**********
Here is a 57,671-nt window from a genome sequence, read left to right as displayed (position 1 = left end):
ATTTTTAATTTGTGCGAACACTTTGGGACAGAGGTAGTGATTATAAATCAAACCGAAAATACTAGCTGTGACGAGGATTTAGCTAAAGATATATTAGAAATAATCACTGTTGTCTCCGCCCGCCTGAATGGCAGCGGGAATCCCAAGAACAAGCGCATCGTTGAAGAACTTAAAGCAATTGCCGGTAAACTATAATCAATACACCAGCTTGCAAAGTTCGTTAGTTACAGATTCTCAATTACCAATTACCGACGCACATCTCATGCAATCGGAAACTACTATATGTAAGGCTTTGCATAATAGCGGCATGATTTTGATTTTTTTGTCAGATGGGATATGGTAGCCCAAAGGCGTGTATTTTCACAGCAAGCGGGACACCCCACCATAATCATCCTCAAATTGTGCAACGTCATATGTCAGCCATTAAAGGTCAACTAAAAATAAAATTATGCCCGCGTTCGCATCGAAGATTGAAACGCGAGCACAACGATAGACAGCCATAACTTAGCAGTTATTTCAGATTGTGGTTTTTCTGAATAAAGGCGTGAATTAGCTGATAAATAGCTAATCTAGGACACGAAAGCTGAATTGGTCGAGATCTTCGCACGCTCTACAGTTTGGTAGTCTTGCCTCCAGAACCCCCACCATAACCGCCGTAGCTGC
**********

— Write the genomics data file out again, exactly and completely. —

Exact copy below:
Here is a 57,671-nt window from a genome sequence, read left to right as displayed (position 1 = left end):
ATTTTTAATTTGTGCGAACACTTTGGGACAGAGGTAGTGATTATAAATCAAACCGAAAATACTAGCTGTGACGAGGATTTAGCTAAAGATATATTAGAAATAATCACTGTTGTCTCCGCCCGCCTGAATGGCAGCGGGAATCCCAAGAACAAGCGCATCGTTGAAGAACTTAAAGCAATTGCCGGTAAACTATAATCAATACACCAGCTTGCAAAGTTCGTTAGTTACAGATTCTCAATTACCAATTACCGACGCACATCTCATGCAATCGGAAACTACTATATGTAAGGCTTTGCATAATAGCGGCATGATTTTGATTTTTTTGTCAGATGGGATATGGTAGCCCAAAGGCGTGTATTTTCACAGCAAGCGGGACACCCCACCATAATCATCCTCAAATTGTGCAACGTCATATGTCAGCCATTAAAGGTCAACTAAAAATAAAATTATGCCCGCGTTCGCATCGAAGATTGAAACGCGAGCACAACGATAGACAGCCATAACTTAGCAGTTATTTCAGATTGTGGTTTTTCTGAATAAAGGCGTGAATTAGCTGATAAATAGCTAATCTAGGACACGAAAGCTGAATTGGTCGAGATCTTCGCACGCTCTACAGTTTGGTAGTCTTGCCTCCAGAACCCCCACCATAACCGCCGTAGCTGC